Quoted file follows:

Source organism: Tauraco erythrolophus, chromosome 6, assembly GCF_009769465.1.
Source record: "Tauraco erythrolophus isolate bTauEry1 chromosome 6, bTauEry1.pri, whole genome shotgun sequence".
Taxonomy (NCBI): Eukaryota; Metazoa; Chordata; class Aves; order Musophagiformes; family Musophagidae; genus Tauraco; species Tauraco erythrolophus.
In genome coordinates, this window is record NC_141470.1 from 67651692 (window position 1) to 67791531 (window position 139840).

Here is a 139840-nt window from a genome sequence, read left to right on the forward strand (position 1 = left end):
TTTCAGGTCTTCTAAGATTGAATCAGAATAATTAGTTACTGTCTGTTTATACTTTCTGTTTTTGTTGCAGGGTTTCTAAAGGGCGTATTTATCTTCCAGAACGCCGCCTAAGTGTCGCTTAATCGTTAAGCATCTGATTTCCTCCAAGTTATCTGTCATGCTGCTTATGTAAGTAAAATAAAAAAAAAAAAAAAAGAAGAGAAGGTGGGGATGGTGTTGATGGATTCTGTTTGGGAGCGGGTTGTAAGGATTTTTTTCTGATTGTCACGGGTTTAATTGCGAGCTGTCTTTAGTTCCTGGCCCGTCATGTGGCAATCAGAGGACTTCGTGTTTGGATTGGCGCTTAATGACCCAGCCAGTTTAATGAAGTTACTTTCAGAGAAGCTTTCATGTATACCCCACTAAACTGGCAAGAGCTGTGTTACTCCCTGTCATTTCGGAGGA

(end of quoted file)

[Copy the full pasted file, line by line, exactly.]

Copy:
Source organism: Tauraco erythrolophus, chromosome 6, assembly GCF_009769465.1.
Source record: "Tauraco erythrolophus isolate bTauEry1 chromosome 6, bTauEry1.pri, whole genome shotgun sequence".
Taxonomy (NCBI): Eukaryota; Metazoa; Chordata; class Aves; order Musophagiformes; family Musophagidae; genus Tauraco; species Tauraco erythrolophus.
In genome coordinates, this window is record NC_141470.1 from 67651692 (window position 1) to 67791531 (window position 139840).

Here is a 139840-nt window from a genome sequence, read left to right on the forward strand (position 1 = left end):
TTTCAGGTCTTCTAAGATTGAATCAGAATAATTAGTTACTGTCTGTTTATACTTTCTGTTTTTGTTGCAGGGTTTCTAAAGGGCGTATTTATCTTCCAGAACGCCGCCTAAGTGTCGCTTAATCGTTAAGCATCTGATTTCCTCCAAGTTATCTGTCATGCTGCTTATGTAAGTAAAATAAAAAAAAAAAAAAAAGAAGAGAAGGTGGGGATGGTGTTGATGGATTCTGTTTGGGAGCGGGTTGTAAGGATTTTTTTCTGATTGTCACGGGTTTAATTGCGAGCTGTCTTTAGTTCCTGGCCCGTCATGTGGCAATCAGAGGACTTCGTGTTTGGATTGGCGCTTAATGACCCAGCCAGTTTAATGAAGTTACTTTCAGAGAAGCTTTCATGTATACCCCACTAAACTGGCAAGAGCTGTGTTACTCCCTGTCATTTCGGAGGA